Thursday, December 07, 2006

Iraq Study Group submits its report

The following is sneak peek from my weekly contribution to the Patriot Post Friday Digest. This week's edition will be live Friday at 1:00pm EST. Read more here.

The Iraq Study Group submitted its report to an eager Washington press corps this week. Policy makers, reporters, and private citizens feverishly flipped through the 96-page document which is sure to sail to the top of Amazon's bestseller list. And what they found was…well, nothing we didn't already know, sprinkled with a dash of policy suggestions that we shouldn't follow.

It was foolish to think that the ISG report would offer a magical solution to the problems that we are facing in Iraq. Stabilizing the Iraqi government, defeating the insurgency, and reducing America's military commitment are monumentally complex tasks for which there is no easy answer. However, the report accomplished little more than reiterating the proposed solutions that have been floated for months from across the political spectrum—reduce the number of troops, speed up embedding American troops into Iraqi units, engage in region-wide diplomacy, and, of course, get more involved in the Israeli-Palestinian conflict.

Unfortunately, these proposals (there are 79 in total ranging from the sublime to the ridiculous) are off-base, and likely to lead to greater problems if they are heeded word for word.

For starters, military commanders in Iraq and the Pentagon know for a fact that more, not less, troops are the key to stemming violence in Iraq. Every time there has been a drawdown of American forces in an Iraqi region, an upsurge in violence has followed. Second, we are currently embedding troops in the Iraqi command structure, but training an Iraqi army is a process made slow by factional riffs, corruption, and terrorist infiltration. Only our commanders in Iraq know at what speed this process should reasonably take place. And even James Baker, co-chairman of the ISG, doesn't think that involving Iran and Syria in a wider diplomatic solution is feasible. These two countries, which are behind the insurgency, have no reason to talk to the United States. What are we going to offer them? Should w let Iran have its nuclear bomb? It is proceeding forward with it anyway. Are we going to give Lebanon to the Syrians? They are already in the process of reclaiming it through Hezbollah.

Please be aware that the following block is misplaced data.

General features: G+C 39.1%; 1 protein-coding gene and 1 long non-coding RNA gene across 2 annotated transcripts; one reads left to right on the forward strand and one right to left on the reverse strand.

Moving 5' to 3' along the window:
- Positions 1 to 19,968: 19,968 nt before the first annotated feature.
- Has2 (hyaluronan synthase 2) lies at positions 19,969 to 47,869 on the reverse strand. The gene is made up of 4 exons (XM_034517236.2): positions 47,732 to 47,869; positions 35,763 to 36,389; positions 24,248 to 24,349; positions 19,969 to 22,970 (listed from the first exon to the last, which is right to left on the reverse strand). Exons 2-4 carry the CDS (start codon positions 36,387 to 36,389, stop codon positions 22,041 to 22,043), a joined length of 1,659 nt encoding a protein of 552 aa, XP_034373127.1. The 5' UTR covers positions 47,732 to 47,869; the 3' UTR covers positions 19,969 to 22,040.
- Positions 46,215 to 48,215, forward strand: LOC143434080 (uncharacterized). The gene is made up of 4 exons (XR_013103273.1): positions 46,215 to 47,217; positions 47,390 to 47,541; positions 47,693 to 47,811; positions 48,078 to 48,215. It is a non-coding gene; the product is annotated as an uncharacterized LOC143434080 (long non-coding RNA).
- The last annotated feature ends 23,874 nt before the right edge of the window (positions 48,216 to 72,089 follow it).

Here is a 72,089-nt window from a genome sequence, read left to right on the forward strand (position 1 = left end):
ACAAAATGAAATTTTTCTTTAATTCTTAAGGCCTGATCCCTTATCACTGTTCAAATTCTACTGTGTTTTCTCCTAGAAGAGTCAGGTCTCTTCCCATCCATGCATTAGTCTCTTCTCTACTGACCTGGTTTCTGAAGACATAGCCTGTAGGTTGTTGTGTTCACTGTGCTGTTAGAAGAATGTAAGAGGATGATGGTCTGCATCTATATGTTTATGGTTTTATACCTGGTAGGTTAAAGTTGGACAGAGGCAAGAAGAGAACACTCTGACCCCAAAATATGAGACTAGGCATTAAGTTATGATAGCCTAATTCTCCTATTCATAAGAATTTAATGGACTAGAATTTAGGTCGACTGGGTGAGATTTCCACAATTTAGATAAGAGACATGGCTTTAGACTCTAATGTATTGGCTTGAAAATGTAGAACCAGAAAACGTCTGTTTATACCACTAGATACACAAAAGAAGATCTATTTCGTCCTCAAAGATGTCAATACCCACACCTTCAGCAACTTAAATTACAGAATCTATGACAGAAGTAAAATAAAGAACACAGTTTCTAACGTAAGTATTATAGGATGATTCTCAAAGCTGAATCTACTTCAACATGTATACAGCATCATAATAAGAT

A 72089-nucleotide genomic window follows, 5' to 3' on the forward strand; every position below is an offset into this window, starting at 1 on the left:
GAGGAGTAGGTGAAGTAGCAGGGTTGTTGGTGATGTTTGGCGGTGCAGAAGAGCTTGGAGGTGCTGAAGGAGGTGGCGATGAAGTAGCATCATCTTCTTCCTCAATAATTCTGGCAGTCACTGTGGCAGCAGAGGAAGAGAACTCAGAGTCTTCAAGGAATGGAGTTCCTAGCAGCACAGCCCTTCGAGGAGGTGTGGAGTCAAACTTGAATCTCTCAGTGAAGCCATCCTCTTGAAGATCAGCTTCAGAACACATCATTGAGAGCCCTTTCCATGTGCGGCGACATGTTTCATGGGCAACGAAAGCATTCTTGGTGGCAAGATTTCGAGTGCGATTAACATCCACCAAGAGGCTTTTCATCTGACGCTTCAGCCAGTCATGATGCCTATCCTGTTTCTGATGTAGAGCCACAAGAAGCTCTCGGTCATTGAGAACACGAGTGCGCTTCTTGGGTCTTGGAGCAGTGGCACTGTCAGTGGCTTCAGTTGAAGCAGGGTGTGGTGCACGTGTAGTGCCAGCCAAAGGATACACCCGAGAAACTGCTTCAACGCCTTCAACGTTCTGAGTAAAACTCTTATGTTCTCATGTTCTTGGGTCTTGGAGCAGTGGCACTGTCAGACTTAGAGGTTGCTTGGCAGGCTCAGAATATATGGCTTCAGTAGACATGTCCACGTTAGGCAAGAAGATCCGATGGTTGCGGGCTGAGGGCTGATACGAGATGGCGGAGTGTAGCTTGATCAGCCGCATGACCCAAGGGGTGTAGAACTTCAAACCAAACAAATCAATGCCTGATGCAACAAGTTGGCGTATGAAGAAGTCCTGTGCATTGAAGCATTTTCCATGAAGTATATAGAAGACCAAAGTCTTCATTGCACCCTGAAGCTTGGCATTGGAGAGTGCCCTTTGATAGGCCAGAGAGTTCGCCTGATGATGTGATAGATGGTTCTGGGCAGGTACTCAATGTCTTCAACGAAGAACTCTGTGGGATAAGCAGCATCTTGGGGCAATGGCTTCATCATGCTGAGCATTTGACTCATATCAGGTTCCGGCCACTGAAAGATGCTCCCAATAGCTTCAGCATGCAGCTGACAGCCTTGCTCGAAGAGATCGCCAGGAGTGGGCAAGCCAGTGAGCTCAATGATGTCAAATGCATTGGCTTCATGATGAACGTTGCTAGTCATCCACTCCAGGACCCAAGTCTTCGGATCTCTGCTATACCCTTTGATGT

Despite this insanity, liberals are touting the report as gospel, probably because much like their own approach to the Iraqi issue, it says what people want to hear, with little thought to how the goals we all want are to be accomplished. President Bush probably summed up the true nature of the report best when he called it "interesting." He never exhibited any hope that the ISG would give him a roadmap to achieve success in Iraq, and his somewhat muted response to the final product demonstrates that. The ISG report might be a good read, but it is only one more item in the far-ranging dialogue over the Iraqi question. It should not be considered anything more than that.

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